Mr. Morrow was right. The connection between anger and cardiovascular disease is well established.
In a multicentre U.S. study, patients carried heart monitors strapped to their bodies while they kept diaries of their physical and emotional experiences as they went about their daily lives.
Intense anger was found to be powerfully related to the heart muscle being deprived of its oxygen supply. The relative risk of a heart attack has been shown to increase more than two-fold in the two hours after an episode of anger.
In a recent Israeli study, episodes of anger and hostility were linked to an increased risk of strokes -- something long recognized by folk wisdom, which has employed the word "apoplectic" as a synonym for enraged. Apoplexy is an archaic word for stroke.
At the other extreme are people who hardly ever experience or express anger. They are at increased risk for a wide range of illnesses from migraine headaches to cancer, irritable bowel syndrome, Crohn's disease and many of the rheumatic conditions.
Not infrequently we read about such people as having died before their time. It may be no coincidence that Roger Neilson, the gifted and much-loved hockey personality who died of cancer in 2003, was described as perhaps the only coach in the National Hockey League who never swore or lost his temper.
In many international studies, the inhibition of anger has been associated with markedly heightened risks for cancer. It has also been linked to the presence of rheumatoid factor, an antibody directed by a person's own immune system against the self in rheumatoid arthritis.
How would the extreme outpouring of anger or its direct opposite, anger repression, increase the risk for illness? Because mind and body are an absolute unity, and emotions are physiological events with a wide range of effects, including the release of stress hormones, nervous system discharges and blood flow changes.
Eruptions of anger can contribute to heart disease or strokes by many mechanisms, among them elevated blood pressure, sudden spasms of blood vessels and increased clotting of the blood.
In 2003, Korean researchers reported that anger plays "an important role" in the calcification, or hardening, of the coronary arteries.
Conversely, the suppression of the normal aggressive impulses associated with anger can inactivate or confuse the immune system, enabling the development of cancer or autoimmune disease.
An important class of immune cells called natural killer cells is more active with the healthy expression of aggression -- as, for example, in people who do martial arts. The activity of these NK cells is depressed in people whose anger is inhibited.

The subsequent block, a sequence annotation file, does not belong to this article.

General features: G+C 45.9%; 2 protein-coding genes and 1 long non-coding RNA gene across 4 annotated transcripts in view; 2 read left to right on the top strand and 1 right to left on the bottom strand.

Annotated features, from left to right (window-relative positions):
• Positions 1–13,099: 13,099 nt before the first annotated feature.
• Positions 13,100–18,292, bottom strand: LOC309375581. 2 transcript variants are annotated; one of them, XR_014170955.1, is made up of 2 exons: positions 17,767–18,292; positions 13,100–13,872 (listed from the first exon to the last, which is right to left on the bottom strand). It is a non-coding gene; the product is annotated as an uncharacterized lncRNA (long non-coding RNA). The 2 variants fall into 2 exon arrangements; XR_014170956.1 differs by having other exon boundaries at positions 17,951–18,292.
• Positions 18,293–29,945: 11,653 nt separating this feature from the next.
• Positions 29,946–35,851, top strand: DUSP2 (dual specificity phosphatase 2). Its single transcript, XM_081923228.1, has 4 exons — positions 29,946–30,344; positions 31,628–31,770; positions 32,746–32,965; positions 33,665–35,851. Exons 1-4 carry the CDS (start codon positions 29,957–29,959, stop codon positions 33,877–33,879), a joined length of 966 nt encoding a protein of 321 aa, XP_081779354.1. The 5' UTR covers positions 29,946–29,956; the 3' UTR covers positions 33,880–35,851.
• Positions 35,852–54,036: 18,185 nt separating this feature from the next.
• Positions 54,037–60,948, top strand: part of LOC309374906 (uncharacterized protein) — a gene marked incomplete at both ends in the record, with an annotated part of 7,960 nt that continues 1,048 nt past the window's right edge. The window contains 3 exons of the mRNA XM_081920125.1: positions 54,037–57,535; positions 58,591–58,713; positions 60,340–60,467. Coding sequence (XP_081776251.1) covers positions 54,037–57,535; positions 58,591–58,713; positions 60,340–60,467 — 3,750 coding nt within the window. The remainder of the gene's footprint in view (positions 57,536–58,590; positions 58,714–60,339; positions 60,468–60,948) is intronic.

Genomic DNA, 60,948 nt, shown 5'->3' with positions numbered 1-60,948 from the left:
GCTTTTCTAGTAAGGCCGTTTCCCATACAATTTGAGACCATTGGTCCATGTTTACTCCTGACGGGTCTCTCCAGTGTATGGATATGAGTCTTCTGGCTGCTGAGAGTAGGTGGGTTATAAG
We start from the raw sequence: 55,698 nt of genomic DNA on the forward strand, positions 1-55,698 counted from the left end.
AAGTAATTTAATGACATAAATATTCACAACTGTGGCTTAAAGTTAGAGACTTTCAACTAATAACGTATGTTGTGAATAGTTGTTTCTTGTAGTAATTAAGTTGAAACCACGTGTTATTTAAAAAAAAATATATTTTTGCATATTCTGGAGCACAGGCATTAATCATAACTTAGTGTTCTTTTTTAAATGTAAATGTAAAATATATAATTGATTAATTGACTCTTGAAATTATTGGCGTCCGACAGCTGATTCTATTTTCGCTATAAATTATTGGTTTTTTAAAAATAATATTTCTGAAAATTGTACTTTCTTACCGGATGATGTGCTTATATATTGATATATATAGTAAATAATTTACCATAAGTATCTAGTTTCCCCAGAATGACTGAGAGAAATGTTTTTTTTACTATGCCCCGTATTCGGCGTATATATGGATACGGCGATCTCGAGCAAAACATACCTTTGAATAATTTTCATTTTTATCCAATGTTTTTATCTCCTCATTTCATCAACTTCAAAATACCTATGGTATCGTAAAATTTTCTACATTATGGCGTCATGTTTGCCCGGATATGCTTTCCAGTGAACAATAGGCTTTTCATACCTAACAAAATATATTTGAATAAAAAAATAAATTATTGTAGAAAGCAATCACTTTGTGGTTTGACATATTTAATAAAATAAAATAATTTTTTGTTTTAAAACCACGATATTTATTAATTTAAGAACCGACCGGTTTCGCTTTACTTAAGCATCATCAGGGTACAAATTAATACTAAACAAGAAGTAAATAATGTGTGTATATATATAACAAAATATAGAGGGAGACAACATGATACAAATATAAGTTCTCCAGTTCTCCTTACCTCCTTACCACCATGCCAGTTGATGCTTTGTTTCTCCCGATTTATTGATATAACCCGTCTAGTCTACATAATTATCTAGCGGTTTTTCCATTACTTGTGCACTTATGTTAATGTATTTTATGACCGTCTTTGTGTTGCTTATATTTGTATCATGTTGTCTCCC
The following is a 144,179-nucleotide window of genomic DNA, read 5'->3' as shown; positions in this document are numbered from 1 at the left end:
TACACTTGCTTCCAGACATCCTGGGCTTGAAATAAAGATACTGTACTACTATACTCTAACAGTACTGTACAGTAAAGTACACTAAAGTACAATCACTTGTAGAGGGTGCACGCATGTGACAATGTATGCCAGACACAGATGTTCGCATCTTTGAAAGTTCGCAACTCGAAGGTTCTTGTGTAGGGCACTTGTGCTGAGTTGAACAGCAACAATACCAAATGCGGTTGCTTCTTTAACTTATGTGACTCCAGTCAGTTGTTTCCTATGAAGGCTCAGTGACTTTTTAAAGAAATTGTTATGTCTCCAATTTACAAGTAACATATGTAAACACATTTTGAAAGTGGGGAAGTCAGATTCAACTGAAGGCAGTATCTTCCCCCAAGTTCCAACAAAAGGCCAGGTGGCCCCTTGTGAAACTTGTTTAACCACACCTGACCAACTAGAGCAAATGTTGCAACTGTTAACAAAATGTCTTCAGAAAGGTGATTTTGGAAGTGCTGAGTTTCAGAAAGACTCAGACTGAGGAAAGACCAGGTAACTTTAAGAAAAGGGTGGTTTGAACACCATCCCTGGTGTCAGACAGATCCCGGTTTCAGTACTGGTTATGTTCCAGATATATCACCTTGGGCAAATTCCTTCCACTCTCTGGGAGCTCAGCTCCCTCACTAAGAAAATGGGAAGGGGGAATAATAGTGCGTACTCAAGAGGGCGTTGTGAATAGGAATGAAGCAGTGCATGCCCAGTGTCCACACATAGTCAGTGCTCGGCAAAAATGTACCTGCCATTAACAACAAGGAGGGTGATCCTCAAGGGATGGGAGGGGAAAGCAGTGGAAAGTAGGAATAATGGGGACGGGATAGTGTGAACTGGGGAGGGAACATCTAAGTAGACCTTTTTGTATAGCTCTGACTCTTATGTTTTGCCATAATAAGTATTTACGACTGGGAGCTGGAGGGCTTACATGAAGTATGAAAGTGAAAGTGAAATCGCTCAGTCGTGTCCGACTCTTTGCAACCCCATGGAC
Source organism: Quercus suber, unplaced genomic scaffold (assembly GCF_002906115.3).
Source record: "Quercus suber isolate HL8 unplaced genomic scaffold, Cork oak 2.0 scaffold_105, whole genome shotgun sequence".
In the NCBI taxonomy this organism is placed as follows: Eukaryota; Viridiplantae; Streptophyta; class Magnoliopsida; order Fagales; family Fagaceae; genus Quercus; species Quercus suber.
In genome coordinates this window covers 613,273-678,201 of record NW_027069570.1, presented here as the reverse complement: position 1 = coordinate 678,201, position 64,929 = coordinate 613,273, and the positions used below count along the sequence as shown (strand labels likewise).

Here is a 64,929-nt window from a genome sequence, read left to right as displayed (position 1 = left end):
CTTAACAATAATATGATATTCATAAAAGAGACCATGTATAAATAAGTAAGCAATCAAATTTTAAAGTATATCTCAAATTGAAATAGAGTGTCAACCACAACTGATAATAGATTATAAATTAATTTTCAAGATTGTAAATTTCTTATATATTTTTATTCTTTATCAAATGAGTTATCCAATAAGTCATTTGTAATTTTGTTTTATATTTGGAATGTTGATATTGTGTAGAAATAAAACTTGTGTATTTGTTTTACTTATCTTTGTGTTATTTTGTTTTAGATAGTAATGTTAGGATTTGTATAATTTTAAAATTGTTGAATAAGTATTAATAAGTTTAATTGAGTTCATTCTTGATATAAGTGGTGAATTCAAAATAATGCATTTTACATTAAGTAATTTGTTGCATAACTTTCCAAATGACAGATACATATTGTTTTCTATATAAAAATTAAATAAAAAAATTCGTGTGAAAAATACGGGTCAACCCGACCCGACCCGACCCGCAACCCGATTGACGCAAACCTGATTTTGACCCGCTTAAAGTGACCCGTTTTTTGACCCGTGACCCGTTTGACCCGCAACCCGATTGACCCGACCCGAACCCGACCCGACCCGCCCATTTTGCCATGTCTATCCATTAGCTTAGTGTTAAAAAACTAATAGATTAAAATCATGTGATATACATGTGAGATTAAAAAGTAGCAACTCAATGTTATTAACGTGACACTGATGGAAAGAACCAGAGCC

How, then, to escape this human dilemma? Is there healthy anger and, if so, how do we find our way to feeling it and expressing it?
"The key is to experience anger without anxiety," says Allen Kalpin, a Toronto general practitioner/psychotherapist who has studied anger and works with patients who have anger problems of all kinds. "What many people think of as signs of anger are actually manifestations of anxiety."
My brother, George Maté, a Vancouver businessman, concurs. A few months ago, he began anger-management counselling after, in a fit of rage, he kicked in a door in his house.
George has diabetes, a stress-related disorder and a risk factor for heart disease.
He says he has learned that "the anger you think just sneaks up on you doesn't just sneak up on you. It's not volcano-like. There is buildup inside, with certain physiological signs: tightness in stomach, tension in my body and my mouth will go dry."
Such signs denote anxiety, as do the shallow breathing and tightness of throat and vocal cords that also accompany anger in many people. They do not occur with healthy anger, which is described by Dr. Kalpin as "a surge of calm energy, an empowered and energized feeling without tension or anxiety."
And it is anxiety, not anger as such, that triggers the nervous discharges, the abnormal outpouring of hormones and the other harmful physiological consequences.
People discharge their anger outwardly because they fear fully experiencing it internally. Both the unbridled expression of anger and its automatic suppression arise from an anxiety we first feel in early childhood. It is inherently anxiety-producing for a small child to be angry with those he is dependent on, Dr. Kalpin points out.
Especially in families where normal expressions of anger were discouraged, a child will learn automatically to repress aggressive impulses, even when appropriate. A child may also become frightened of anger if his parents are given to displays of rage.
There are two keys to the healthy experience of anger. First is to permit ourselves to feel calmly, without anxiety, the surge of aggressive energy that arises with anger. The second is not to allow the emotion to dictate our behaviour.
"Anger does not have to be acted out," Dr. Kalpin says. "We can allow ourselves to experience anger without venting, without losing control."
Ultimately, it's a question of who is in charge: the person or the emotion. When anger seizes hold of us, or when we are so frightened of anger that we habitually suppress it, we are at risk for disease.
Vancouver physician Gabor Maté is the author of When The Body Says No: The Cost of Hidden Stress.
Don't be afraid of your anger: Allow yourself to feel the surge of aggressive energy that arises with it.
Don't let the emotion control your behaviour: Talk about your anger, rather than act it out.
Note the signs of anxiety that precede anger outbreaks (such as dry mouth, tight stomach).
If you never experience anger or are given to rages, seek counselling.